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Vietnam's graft hunters zero in on Venezuela oil project

$584m 'contract bonus' to Caracas probed amid drive to clean up state enterprises

PetroVietnam oil tanks stand on the coast of in Vung Tau, Vietnam.   © Reuters

HO CHI MINH CITY -- Vietnam's Ministry of Public Security is investigating a loss-making oil and gas project in Venezuela, as Hanoi probes corruption involving state enterprises and the South American country falls deeper into chaos.

The Vietnamese authorities have asked state-run Vietnam Oil and Gas Group, better known as PVN, to "provide all documents relating to the implementation of the project" to tap and upgrade the Junin-2 oil field in Venezuela's Orinoco Belt, an area thought to contain the world's largest oil reserves.

PVN terminated the contract in December 2013, determining that little progress had been made. But the ministry is looking into suspected legal violations before the termination.

The $12 billion project was launched in June 2010, according to local media. The project was managed by PetroMacareo, a joint venture between PVN subsidiary PetroVietnam Exploration Production (PVEP) and Venezuelan state-owned Petroleos de Venezuela (PDVSA). The first phase was expected to have daily output of 50,000 barrels, with 200,000 barrels coming in the second phase, and Vietnam was counting on profits within seven years.

The project was meant to build on historically friendly ties between Hanoi and Caracas, which stretch back to the 1960s, when both were fighting a common enemy, the U.S. The two countries established diplomatic relations in 1989, and have pursued a number of joint economic projects in the years since. 

For the Junin-2 project, the Vietnamese company was to invest around $1.2 billion between 2010 and 2015, making it one of Vietnam's biggest oil and gas projects abroad. This, however, did not include three "contract bonus" payments totaling $584 million that the Vietnamese side apparently had to pay the Venezuelan government to secure the investment license. This fee was not included or explained in the project proposal originally sent to the government, Vietnam's Finance Ministry found recently.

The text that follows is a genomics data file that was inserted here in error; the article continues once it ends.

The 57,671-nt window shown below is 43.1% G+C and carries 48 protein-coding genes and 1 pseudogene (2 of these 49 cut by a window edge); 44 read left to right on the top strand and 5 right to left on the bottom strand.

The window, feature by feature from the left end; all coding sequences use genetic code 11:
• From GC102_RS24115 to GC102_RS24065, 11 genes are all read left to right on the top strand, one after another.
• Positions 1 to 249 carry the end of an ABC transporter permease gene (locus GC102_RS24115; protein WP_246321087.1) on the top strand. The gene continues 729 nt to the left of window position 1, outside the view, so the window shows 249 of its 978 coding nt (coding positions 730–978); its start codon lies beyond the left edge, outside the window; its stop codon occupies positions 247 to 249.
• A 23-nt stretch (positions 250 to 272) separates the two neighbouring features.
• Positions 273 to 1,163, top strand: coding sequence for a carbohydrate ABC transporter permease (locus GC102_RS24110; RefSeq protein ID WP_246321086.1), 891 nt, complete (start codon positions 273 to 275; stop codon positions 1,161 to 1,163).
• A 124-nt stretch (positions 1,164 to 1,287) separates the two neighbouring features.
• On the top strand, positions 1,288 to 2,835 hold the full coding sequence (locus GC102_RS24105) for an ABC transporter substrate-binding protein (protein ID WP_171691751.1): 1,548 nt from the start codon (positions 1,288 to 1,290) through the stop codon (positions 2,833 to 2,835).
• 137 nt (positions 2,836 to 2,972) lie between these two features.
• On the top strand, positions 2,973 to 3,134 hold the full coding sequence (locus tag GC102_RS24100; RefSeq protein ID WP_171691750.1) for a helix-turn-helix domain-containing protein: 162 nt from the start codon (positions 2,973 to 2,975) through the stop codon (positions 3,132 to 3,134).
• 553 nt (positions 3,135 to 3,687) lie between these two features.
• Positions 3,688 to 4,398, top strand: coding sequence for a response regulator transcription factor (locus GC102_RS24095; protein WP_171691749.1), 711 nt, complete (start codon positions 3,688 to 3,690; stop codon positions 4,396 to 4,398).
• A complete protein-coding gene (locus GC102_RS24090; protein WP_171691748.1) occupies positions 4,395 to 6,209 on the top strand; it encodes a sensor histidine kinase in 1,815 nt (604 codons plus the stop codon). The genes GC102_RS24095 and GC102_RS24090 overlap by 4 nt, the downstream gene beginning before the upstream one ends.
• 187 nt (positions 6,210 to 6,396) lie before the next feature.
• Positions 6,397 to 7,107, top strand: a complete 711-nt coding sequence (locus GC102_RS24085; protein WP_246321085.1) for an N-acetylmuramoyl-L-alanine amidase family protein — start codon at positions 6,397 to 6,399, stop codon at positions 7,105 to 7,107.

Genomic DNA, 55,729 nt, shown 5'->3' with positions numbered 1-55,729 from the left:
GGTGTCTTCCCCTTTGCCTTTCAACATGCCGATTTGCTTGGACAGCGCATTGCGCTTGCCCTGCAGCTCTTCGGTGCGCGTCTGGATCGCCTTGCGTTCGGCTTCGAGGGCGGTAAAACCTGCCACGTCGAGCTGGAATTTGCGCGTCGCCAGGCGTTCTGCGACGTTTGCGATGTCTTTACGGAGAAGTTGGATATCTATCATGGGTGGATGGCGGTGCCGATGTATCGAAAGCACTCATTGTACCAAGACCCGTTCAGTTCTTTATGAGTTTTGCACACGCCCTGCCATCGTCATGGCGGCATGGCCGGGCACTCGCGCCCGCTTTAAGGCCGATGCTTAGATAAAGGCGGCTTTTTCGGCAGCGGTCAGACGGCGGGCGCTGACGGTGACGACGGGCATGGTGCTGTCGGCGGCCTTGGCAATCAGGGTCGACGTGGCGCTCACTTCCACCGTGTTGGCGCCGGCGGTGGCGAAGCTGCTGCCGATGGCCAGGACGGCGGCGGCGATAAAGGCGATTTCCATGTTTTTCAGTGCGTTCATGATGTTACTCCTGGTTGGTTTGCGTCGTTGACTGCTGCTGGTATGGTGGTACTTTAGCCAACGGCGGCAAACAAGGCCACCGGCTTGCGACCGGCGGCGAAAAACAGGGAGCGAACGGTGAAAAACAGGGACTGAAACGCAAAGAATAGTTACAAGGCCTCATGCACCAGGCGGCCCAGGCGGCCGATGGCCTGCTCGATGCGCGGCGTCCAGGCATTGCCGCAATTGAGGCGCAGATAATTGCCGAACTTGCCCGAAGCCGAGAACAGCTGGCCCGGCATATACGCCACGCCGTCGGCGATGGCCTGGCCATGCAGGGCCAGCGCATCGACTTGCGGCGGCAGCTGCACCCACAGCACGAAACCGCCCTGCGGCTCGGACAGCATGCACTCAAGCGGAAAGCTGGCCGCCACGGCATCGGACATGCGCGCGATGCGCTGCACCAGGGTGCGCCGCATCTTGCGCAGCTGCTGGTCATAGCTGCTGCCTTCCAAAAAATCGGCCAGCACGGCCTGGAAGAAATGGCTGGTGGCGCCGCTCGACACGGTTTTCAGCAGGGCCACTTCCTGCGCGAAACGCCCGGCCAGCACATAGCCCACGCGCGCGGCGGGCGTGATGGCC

PVN never provided clear, complete documents on Junin-2, but mentioned the project in its financial reports from 2010 to 2016.

Only in 2018, in its 2017 financial report, did it mention that total capital provided to Venezuela came to 10.7 trillion dong ($462 million at the current rate) as of December 2017. This included two "contract bonus" transfers worth a total of $442 million.

PVN had moved to terminate the project after asking to delay the transfer of another $142 million "contract bonus." PVN explained that Venezuela's investment environment was not suitable, especially due to the country's extremely high inflation rate and long-standing currency control system that complicated payments to foreign companies.

The investigation was announced after it came to light last week that PVN General Director Nguyen Vu Truong Son had filed a resignation letter, which is pending approval by Vietnam's prime minister. Son, whose career in the oil and gas industry dates back to 1987, had previously held director positions at PVN units. The order for PVN to provide documents related to the project came on Thursday.

In 2009, Son was appointed general director of PVEP by then-PVN Chairman Dinh La Thang, who has been in prison since December 2017 over graft allegations. PVEP is in charge of 13 overseas oil and gas projects, including in Venezuela, Mexico, Peru and Malaysia. Only two are profitable.

Son may take the blame for the possible capital loss from the Venezuelan project and other costs, which investigators estimate amounted to $635 million as of 2017. "The latest move is a further step in the ongoing anti-corruption campaign in Vietnam, which is related to Dinh La Thang and the PVN giant," said Dang Tam Chanh, an expert on Vietnamese politics.

PVN has been a main pillar of Vietnam's economic model over the past four decades, attracting top talent, spurring development and helping to fill the government's coffers. But recently the authorities have turned a harsh light on alleged corruption at PVN and other state enterprises. Increasingly, the companies are seen as barriers to innovation and open markets.

Nguyen Phu Trong, the Communist Party's secretary-general, is leading the anti-corruption campaign and showing a willingness to clean up state enterprises, according to Chanh. He aims to enhance competitiveness and use the country's resources more effectively, now that it has signed several marketization trade pacts with more developed economies.

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